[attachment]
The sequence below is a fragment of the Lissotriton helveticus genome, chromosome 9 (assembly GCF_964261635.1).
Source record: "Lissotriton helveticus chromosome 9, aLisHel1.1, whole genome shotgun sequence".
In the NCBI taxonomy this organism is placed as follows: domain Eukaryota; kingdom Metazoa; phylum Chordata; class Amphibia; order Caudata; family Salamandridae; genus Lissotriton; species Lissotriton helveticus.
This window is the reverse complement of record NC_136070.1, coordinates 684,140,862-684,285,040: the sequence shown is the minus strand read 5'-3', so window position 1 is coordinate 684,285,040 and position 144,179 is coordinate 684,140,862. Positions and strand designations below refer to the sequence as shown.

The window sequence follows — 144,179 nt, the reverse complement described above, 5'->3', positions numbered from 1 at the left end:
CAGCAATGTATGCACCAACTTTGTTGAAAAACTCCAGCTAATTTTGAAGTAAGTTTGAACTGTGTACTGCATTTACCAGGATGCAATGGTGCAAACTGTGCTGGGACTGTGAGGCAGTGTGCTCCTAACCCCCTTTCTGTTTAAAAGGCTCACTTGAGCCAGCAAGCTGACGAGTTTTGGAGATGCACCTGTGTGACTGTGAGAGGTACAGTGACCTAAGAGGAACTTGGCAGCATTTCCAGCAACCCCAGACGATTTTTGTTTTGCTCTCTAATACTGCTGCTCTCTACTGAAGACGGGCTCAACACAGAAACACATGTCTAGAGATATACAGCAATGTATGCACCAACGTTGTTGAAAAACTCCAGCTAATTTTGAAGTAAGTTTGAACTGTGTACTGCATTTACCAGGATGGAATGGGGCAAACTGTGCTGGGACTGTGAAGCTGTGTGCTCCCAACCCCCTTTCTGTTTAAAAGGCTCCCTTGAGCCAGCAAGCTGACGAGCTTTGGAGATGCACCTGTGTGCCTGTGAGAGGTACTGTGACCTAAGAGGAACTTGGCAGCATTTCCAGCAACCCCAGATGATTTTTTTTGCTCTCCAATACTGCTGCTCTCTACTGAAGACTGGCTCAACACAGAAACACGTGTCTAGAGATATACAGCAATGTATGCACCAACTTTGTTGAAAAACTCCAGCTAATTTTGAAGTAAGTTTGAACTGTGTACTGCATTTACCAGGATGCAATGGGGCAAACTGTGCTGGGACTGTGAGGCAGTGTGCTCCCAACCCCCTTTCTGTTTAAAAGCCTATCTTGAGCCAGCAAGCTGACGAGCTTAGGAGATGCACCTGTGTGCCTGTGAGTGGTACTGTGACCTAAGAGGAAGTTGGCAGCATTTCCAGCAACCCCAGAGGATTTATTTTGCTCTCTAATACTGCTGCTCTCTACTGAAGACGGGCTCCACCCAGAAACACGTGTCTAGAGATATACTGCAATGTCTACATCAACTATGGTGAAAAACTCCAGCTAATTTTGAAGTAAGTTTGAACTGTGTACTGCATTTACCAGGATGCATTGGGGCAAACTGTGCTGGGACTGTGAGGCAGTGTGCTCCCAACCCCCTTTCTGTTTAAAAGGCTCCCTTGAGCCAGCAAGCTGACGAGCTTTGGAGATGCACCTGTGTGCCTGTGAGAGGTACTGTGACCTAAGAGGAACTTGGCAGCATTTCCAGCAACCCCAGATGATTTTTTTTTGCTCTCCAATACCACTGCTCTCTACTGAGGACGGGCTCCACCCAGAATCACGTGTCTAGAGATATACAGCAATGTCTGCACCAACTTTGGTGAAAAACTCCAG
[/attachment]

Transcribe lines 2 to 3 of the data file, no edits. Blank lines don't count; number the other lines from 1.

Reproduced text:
Source record: "Lissotriton helveticus chromosome 9, aLisHel1.1, whole genome shotgun sequence".
In the NCBI taxonomy this organism is placed as follows: domain Eukaryota; kingdom Metazoa; phylum Chordata; class Amphibia; order Caudata; family Salamandridae; genus Lissotriton; species Lissotriton helveticus.